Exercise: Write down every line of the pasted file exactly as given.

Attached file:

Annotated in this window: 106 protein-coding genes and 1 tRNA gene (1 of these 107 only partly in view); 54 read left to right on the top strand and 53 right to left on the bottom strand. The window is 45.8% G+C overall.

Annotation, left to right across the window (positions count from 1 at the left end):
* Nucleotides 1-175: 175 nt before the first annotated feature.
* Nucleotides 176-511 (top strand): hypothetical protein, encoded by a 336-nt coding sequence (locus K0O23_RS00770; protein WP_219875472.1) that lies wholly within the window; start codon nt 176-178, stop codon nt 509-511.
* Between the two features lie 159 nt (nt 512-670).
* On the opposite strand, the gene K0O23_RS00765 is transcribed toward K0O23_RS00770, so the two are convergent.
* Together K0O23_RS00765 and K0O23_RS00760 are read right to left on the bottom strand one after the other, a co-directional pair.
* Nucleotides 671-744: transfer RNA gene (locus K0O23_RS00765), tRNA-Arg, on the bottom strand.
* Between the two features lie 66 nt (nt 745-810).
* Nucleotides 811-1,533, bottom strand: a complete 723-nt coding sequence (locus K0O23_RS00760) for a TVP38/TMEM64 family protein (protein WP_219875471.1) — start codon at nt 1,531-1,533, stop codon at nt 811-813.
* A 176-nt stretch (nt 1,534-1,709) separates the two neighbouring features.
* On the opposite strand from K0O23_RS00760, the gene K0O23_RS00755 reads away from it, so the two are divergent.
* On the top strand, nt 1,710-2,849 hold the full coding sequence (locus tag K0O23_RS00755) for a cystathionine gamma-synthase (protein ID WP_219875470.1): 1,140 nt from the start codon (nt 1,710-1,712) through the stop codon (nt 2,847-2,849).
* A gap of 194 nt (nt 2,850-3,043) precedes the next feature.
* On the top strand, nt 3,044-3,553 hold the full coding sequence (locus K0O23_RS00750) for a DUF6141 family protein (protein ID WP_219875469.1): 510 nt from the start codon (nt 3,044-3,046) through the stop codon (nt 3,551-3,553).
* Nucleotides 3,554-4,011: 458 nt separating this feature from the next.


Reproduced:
Annotated in this window: 106 protein-coding genes and 1 tRNA gene (1 of these 107 only partly in view); 54 read left to right on the top strand and 53 right to left on the bottom strand. The window is 45.8% G+C overall.

Annotation, left to right across the window (positions count from 1 at the left end):
* Nucleotides 1-175: 175 nt before the first annotated feature.
* Nucleotides 176-511 (top strand): hypothetical protein, encoded by a 336-nt coding sequence (locus K0O23_RS00770; protein WP_219875472.1) that lies wholly within the window; start codon nt 176-178, stop codon nt 509-511.
* Between the two features lie 159 nt (nt 512-670).
* On the opposite strand, the gene K0O23_RS00765 is transcribed toward K0O23_RS00770, so the two are convergent.
* Together K0O23_RS00765 and K0O23_RS00760 are read right to left on the bottom strand one after the other, a co-directional pair.
* Nucleotides 671-744: transfer RNA gene (locus K0O23_RS00765), tRNA-Arg, on the bottom strand.
* Between the two features lie 66 nt (nt 745-810).
* Nucleotides 811-1,533, bottom strand: a complete 723-nt coding sequence (locus K0O23_RS00760) for a TVP38/TMEM64 family protein (protein WP_219875471.1) — start codon at nt 1,531-1,533, stop codon at nt 811-813.
* A 176-nt stretch (nt 1,534-1,709) separates the two neighbouring features.
* On the opposite strand from K0O23_RS00760, the gene K0O23_RS00755 reads away from it, so the two are divergent.
* On the top strand, nt 1,710-2,849 hold the full coding sequence (locus tag K0O23_RS00755) for a cystathionine gamma-synthase (protein ID WP_219875470.1): 1,140 nt from the start codon (nt 1,710-1,712) through the stop codon (nt 2,847-2,849).
* A gap of 194 nt (nt 2,850-3,043) precedes the next feature.
* On the top strand, nt 3,044-3,553 hold the full coding sequence (locus K0O23_RS00750) for a DUF6141 family protein (protein ID WP_219875469.1): 510 nt from the start codon (nt 3,044-3,046) through the stop codon (nt 3,551-3,553).
* Nucleotides 3,554-4,011: 458 nt separating this feature from the next.